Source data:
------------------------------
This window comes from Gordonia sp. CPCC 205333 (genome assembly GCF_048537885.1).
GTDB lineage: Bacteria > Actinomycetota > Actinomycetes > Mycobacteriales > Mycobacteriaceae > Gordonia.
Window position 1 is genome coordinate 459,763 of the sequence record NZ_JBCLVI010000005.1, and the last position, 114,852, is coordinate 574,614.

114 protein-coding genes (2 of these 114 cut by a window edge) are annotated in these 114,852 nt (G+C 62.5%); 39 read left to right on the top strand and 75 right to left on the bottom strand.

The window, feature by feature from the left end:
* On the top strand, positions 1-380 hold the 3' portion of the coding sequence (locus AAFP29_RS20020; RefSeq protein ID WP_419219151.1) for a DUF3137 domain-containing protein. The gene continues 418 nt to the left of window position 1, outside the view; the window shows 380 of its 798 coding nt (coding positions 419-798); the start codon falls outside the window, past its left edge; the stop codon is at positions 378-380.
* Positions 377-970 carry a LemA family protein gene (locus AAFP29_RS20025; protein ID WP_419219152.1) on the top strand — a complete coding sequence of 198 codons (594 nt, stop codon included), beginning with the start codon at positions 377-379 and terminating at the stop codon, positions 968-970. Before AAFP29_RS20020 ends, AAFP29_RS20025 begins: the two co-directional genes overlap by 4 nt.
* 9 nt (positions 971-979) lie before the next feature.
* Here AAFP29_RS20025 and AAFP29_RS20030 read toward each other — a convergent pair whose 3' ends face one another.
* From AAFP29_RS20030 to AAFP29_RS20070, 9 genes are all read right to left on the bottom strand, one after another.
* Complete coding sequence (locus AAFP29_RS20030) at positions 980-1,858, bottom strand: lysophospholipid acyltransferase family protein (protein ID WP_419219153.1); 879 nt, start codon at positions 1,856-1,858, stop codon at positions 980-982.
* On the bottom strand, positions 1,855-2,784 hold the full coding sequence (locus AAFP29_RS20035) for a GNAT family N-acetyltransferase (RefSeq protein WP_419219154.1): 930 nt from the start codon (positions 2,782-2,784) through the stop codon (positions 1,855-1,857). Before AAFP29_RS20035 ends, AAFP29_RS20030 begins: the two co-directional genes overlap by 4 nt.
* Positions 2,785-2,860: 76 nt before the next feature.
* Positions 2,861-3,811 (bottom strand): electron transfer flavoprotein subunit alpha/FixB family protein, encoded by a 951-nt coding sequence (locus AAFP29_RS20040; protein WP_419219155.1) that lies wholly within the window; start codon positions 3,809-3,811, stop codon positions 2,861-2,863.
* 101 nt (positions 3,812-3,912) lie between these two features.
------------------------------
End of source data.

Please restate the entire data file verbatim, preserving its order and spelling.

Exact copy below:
This window comes from Gordonia sp. CPCC 205333 (genome assembly GCF_048537885.1).
GTDB lineage: Bacteria > Actinomycetota > Actinomycetes > Mycobacteriales > Mycobacteriaceae > Gordonia.
Window position 1 is genome coordinate 459,763 of the sequence record NZ_JBCLVI010000005.1, and the last position, 114,852, is coordinate 574,614.

114 protein-coding genes (2 of these 114 cut by a window edge) are annotated in these 114,852 nt (G+C 62.5%); 39 read left to right on the top strand and 75 right to left on the bottom strand.

The window, feature by feature from the left end:
* On the top strand, positions 1-380 hold the 3' portion of the coding sequence (locus AAFP29_RS20020; RefSeq protein ID WP_419219151.1) for a DUF3137 domain-containing protein. The gene continues 418 nt to the left of window position 1, outside the view; the window shows 380 of its 798 coding nt (coding positions 419-798); the start codon falls outside the window, past its left edge; the stop codon is at positions 378-380.
* Positions 377-970 carry a LemA family protein gene (locus AAFP29_RS20025; protein ID WP_419219152.1) on the top strand — a complete coding sequence of 198 codons (594 nt, stop codon included), beginning with the start codon at positions 377-379 and terminating at the stop codon, positions 968-970. Before AAFP29_RS20020 ends, AAFP29_RS20025 begins: the two co-directional genes overlap by 4 nt.
* 9 nt (positions 971-979) lie before the next feature.
* Here AAFP29_RS20025 and AAFP29_RS20030 read toward each other — a convergent pair whose 3' ends face one another.
* From AAFP29_RS20030 to AAFP29_RS20070, 9 genes are all read right to left on the bottom strand, one after another.
* Complete coding sequence (locus AAFP29_RS20030) at positions 980-1,858, bottom strand: lysophospholipid acyltransferase family protein (protein ID WP_419219153.1); 879 nt, start codon at positions 1,856-1,858, stop codon at positions 980-982.
* On the bottom strand, positions 1,855-2,784 hold the full coding sequence (locus AAFP29_RS20035) for a GNAT family N-acetyltransferase (RefSeq protein WP_419219154.1): 930 nt from the start codon (positions 2,782-2,784) through the stop codon (positions 1,855-1,857). Before AAFP29_RS20035 ends, AAFP29_RS20030 begins: the two co-directional genes overlap by 4 nt.
* Positions 2,785-2,860: 76 nt before the next feature.
* Positions 2,861-3,811 (bottom strand): electron transfer flavoprotein subunit alpha/FixB family protein, encoded by a 951-nt coding sequence (locus AAFP29_RS20040; protein WP_419219155.1) that lies wholly within the window; start codon positions 3,809-3,811, stop codon positions 2,861-2,863.
* 101 nt (positions 3,812-3,912) lie between these two features.